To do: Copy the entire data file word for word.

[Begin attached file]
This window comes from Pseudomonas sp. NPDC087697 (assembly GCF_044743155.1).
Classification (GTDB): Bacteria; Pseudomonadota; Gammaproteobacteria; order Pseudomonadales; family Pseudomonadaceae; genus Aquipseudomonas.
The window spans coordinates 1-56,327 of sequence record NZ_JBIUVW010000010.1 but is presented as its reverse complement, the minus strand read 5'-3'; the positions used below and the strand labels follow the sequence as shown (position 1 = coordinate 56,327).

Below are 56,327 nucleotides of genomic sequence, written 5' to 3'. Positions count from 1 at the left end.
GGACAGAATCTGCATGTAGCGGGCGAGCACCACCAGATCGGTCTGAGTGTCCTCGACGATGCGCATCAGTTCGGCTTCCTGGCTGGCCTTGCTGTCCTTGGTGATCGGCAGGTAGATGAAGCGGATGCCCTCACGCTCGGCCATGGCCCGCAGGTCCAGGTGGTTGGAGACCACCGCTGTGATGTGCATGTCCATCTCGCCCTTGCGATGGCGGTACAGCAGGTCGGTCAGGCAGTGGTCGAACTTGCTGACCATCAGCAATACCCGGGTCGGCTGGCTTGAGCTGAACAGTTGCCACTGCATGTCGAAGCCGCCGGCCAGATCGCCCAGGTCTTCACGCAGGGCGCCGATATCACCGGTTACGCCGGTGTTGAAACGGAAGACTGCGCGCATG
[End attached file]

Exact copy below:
This window comes from Pseudomonas sp. NPDC087697 (assembly GCF_044743155.1).
Classification (GTDB): Bacteria; Pseudomonadota; Gammaproteobacteria; order Pseudomonadales; family Pseudomonadaceae; genus Aquipseudomonas.
The window spans coordinates 1-56,327 of sequence record NZ_JBIUVW010000010.1 but is presented as its reverse complement, the minus strand read 5'-3'; the positions used below and the strand labels follow the sequence as shown (position 1 = coordinate 56,327).

Below are 56,327 nucleotides of genomic sequence, written 5' to 3'. Positions count from 1 at the left end.
GGACAGAATCTGCATGTAGCGGGCGAGCACCACCAGATCGGTCTGAGTGTCCTCGACGATGCGCATCAGTTCGGCTTCCTGGCTGGCCTTGCTGTCCTTGGTGATCGGCAGGTAGATGAAGCGGATGCCCTCACGCTCGGCCATGGCCCGCAGGTCCAGGTGGTTGGAGACCACCGCTGTGATGTGCATGTCCATCTCGCCCTTGCGATGGCGGTACAGCAGGTCGGTCAGGCAGTGGTCGAACTTGCTGACCATCAGCAATACCCGGGTCGGCTGGCTTGAGCTGAACAGTTGCCACTGCATGTCGAAGCCGCCGGCCAGATCGCCCAGGTCTTCACGCAGGGCGCCGATATCACCGGTTACGCCGGTGTTGAAACGGAAGACTGCGCGCATG